Reference no: EM13950423
Based on what you have read, should we legalize the production of human clones?
What arguments most influenced your decision?
How would you explain your position to someone who disagrees with you?
Reading 1: POLICY AND PEOPLE
Medical research using human cloning techniques should be permitted for therapeutic purposes, the Australian Academy of Science (AAS) has declared in a controversial statement released last week.
The Academy says, the recent cloning advances could revolutionise treatment of damaged tissues and organs. "Human cells, whether derived from cloning techniques, from embryonic stem-cell lines, or from primordial germ cells should not be precluded from use in approved research activities in cellular and developmental biology", says the AAS statement (http://www.science.org.au/policy/statemen/cloning.htm).
Sue Serjeantson from the AAS Steering Group on Human Cloning, said the Academy, like other similar organisations internationally was firmly opposed to reproductive cloning to create fetuses. "We want to encourage public discussion on this. It is going to take quite a long time, as it is a complex issue and there will be different and legitimate points of view being aired."
Recent developments make self-compatible tissue and organ repair more likely, the AAS notes. These developments include: cloning of mammals from adult cells; the establishment of embryonic stem-cell cultures; and the ability of human fetal nerve stem-cells to develop into multiple and appropriate nerve-cell types following transplantation into animals. Julian Savulescu (Ethics Unit, The Murdoch Institute for Genetics Research, Melbourne), supports the AAS position: "Some people think that human zygotes are special because they have the potential to create people. Cloning has shattered that belief. There is no morally significant difference between a fertilised egg in a petri dish in an IVF [in-vitro fertilisation] clinic, a cloned cell, and a skin cell: they could all be persons, with the application of modern technology".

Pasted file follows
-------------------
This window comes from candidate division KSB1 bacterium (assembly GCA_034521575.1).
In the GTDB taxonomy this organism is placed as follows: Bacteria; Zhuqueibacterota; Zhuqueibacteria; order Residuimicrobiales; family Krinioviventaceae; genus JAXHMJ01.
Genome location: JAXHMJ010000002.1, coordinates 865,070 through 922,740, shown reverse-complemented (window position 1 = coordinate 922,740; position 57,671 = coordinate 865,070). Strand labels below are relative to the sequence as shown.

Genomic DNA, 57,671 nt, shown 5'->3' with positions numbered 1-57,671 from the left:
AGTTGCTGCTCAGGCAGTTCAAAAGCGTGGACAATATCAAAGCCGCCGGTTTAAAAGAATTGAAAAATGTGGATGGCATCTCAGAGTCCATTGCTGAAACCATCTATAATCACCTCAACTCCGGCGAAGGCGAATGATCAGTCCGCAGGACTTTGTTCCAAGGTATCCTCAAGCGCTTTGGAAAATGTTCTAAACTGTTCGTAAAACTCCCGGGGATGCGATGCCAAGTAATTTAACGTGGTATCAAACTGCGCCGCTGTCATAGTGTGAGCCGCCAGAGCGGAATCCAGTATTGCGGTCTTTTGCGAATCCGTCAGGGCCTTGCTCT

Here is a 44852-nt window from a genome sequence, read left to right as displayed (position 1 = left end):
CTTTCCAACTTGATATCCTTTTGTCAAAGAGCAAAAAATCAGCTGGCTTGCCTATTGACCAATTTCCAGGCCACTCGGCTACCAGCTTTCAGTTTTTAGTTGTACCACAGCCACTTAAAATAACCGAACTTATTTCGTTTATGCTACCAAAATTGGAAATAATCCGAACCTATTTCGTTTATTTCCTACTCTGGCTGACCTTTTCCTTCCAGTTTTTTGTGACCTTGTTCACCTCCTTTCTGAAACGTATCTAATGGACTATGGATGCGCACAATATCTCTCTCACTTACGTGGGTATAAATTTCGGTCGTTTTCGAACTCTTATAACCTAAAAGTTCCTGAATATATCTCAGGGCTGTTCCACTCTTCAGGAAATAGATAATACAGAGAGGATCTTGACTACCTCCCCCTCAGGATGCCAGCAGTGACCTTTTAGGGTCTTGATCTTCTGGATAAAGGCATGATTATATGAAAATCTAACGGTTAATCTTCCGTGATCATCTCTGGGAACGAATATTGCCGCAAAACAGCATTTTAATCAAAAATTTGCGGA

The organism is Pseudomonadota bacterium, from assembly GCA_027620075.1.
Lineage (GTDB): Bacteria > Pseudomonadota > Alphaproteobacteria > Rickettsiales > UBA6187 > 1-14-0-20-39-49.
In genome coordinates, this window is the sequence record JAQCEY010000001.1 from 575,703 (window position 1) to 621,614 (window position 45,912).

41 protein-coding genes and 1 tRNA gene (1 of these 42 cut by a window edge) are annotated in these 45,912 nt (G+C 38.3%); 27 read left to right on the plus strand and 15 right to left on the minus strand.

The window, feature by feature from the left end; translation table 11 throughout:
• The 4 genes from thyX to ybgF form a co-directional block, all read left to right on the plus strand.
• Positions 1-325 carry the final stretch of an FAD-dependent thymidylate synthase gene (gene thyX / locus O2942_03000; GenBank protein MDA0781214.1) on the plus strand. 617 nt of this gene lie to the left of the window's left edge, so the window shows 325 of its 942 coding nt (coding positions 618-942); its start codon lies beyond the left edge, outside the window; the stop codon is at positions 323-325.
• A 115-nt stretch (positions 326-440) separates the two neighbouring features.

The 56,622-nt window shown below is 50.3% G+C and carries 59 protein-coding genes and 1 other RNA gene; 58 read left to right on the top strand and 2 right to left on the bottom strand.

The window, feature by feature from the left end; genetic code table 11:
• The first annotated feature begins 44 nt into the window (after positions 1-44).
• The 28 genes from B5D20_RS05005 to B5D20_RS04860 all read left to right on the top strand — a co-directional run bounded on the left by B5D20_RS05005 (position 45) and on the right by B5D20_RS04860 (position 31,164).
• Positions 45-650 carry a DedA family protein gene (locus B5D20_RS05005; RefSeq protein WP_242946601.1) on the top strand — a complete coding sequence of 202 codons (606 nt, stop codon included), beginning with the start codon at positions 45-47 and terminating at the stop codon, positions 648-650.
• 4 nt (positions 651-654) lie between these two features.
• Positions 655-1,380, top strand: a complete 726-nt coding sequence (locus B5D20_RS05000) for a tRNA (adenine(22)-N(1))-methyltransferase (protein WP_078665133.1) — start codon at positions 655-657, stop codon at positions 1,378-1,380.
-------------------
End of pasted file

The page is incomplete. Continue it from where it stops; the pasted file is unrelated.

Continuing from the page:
However, the Catholic church and some ethicists have condemned the AAS's position. The federal Government supports the more cautious line taken by the Australian Health Ethics Committee of the National Health and Medical Research Council, which advocates regulation to allow cloning on embryos in "exceptional circumstances".
New methods can create a baby who is your genetic twin
The cloning of human beings is now possible. Scientists can take an egg cell, remove its DNA, insert DNA from a cell of any person, and create an embryo who is that person's younger but identical twin. This technology offers a miracle option for families who cannot have children of their own by any other method. After 25 years as a fertility specialist, trying to help couples have babies, I have joined with scientists in Europe and elsewhere to develop that option. By doing so, I believe, we will be helping humanity.
It is true that the cloning of animals-such as Dolly the sheep, created in Scotland in 1997-has so far had a high failure rate and is fraught with risks. But those risks have been exaggerated, and many of them have resulted from improper cloning. Meanwhile, I can show you e-mails from thousands of families eager to accept those risks. They say in their messages that if they are able to have a child through cloning, they will love that son or daughter just as much as they would any other.
Believe it or not, the genie is out of the bottle. Human cloning will be done whether we like it or not. I think we should accept it, make it legal, regulate it, and make sure it is done in a responsible, scientifically correct way -not left to unscrupulous black-market exploiters.
-PANOS ZAVOS, PH.D.
Institute of America
Don't think about human cloning from the point of view of the person being cloned. Think about it as if you were the younger, duplicated copy. If you do, you'll see at once why cloning a human being is deeply unethical.
First, the known grave risks of abnormality and deformity seen in animal cloning make attempts at human cloning an immoral experiment on the resulting child-to-be. Second, even if you were a healthy clone, would you want to be constantly compared with the adult original in whose image you have been made? Wouldn't you want to have your own unique identity and an open-ended future, fully a surprise to yourself and the world?
If you were the clone of your "mother," would it help your adolescence to turn into the spitting image of the woman Daddy fell in love with? If you were the clone of your "father" but your parents later divorced, would you like to look just like the man your mother now detests?
Third, don't you think it is a form of child abuse for parents to try to determine in advance just exactly what kind of a child you are supposed to be? Do you want to live under the tyranny of their biologically determined expectations?
Finally, would you like to turn human procreation into manufacture, producing children as artifacts? Cloning is tyrannical and dehumanizing. We should have none of it.
Use for reference page:
Panos Zavos, & Leon R Kass. (2001, April). Should humans be cloned? New York Times Upfront, 133(17), 26
Tattam, A. (1999). Australia considers human cloning for therapeutic purposes. Lancet, 353(9158), 1076.